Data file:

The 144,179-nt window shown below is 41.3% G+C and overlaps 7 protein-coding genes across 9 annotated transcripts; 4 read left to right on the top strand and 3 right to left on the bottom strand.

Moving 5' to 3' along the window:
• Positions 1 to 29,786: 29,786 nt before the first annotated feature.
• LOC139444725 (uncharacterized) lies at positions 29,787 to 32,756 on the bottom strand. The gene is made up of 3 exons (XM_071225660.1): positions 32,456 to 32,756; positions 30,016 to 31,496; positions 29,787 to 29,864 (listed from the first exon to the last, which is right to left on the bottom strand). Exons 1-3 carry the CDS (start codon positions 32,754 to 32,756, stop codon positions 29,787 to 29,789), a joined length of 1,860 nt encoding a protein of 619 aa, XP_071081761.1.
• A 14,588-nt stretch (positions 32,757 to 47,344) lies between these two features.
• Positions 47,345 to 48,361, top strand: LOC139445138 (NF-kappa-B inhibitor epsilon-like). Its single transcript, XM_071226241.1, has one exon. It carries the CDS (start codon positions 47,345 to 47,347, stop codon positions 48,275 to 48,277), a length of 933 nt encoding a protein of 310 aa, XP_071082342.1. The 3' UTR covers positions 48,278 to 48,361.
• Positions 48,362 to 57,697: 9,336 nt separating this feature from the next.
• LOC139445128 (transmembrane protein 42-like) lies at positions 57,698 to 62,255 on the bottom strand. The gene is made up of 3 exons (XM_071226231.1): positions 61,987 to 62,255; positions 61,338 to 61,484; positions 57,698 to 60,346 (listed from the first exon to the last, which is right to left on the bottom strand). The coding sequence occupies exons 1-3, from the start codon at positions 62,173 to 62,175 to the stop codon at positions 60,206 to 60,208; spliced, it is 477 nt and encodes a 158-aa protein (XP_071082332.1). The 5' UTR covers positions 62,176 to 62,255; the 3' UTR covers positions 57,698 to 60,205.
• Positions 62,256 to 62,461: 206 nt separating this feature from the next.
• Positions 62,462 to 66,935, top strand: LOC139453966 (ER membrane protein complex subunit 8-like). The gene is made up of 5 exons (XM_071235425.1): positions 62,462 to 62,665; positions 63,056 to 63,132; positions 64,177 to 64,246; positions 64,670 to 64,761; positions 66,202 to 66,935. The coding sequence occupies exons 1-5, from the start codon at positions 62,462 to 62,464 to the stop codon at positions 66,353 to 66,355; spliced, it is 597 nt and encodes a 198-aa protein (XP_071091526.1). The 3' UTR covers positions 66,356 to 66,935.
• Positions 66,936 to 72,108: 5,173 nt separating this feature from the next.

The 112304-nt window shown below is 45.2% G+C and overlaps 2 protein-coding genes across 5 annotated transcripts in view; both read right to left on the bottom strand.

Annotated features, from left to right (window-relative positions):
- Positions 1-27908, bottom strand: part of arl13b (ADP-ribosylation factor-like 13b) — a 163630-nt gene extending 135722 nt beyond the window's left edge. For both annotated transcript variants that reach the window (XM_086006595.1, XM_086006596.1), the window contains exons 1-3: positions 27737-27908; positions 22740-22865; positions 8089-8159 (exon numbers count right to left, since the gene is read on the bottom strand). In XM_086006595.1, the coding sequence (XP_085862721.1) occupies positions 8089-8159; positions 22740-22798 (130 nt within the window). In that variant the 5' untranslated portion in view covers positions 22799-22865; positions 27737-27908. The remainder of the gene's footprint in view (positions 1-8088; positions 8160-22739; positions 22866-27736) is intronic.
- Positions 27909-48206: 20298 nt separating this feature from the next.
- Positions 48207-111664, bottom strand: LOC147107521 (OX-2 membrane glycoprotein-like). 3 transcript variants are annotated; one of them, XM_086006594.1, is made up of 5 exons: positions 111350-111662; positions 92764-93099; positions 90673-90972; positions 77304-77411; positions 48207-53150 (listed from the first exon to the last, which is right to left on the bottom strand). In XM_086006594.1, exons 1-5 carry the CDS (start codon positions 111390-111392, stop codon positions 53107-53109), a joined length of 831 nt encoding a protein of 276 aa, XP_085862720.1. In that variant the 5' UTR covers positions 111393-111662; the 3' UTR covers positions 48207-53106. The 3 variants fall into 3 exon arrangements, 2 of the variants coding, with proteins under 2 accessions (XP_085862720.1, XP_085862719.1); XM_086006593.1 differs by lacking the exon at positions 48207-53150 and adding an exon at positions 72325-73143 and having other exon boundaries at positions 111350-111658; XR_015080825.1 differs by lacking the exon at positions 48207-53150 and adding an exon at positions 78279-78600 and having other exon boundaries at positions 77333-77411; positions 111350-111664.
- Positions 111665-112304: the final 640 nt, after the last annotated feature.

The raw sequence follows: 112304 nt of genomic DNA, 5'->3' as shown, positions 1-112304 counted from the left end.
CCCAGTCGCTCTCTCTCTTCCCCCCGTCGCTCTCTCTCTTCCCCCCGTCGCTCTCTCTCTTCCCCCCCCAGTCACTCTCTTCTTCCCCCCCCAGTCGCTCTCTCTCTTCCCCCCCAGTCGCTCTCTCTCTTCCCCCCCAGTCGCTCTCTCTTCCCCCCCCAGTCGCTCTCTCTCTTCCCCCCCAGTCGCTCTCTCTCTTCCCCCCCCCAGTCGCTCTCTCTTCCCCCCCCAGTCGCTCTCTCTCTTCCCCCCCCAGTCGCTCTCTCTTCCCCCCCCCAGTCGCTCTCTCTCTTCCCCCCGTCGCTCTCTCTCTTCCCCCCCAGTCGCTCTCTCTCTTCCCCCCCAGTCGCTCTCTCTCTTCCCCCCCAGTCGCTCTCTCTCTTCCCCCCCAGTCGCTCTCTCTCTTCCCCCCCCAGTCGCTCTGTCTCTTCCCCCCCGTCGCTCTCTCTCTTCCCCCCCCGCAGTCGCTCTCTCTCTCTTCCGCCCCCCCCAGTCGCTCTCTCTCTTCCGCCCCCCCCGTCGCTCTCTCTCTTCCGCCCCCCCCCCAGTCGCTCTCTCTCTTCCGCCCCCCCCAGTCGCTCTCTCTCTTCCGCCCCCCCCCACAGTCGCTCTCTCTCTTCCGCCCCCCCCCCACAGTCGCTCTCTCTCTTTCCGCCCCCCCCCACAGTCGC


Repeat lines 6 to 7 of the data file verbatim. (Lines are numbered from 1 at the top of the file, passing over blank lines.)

• Positions 47,345 to 48,361, top strand: LOC139445138 (NF-kappa-B inhibitor epsilon-like). Its single transcript, XM_071226241.1, has one exon. It carries the CDS (start codon positions 47,345 to 47,347, stop codon positions 48,275 to 48,277), a length of 933 nt encoding a protein of 310 aa, XP_071082342.1. The 3' UTR covers positions 48,278 to 48,361.
• Positions 48,362 to 57,697: 9,336 nt separating this feature from the next.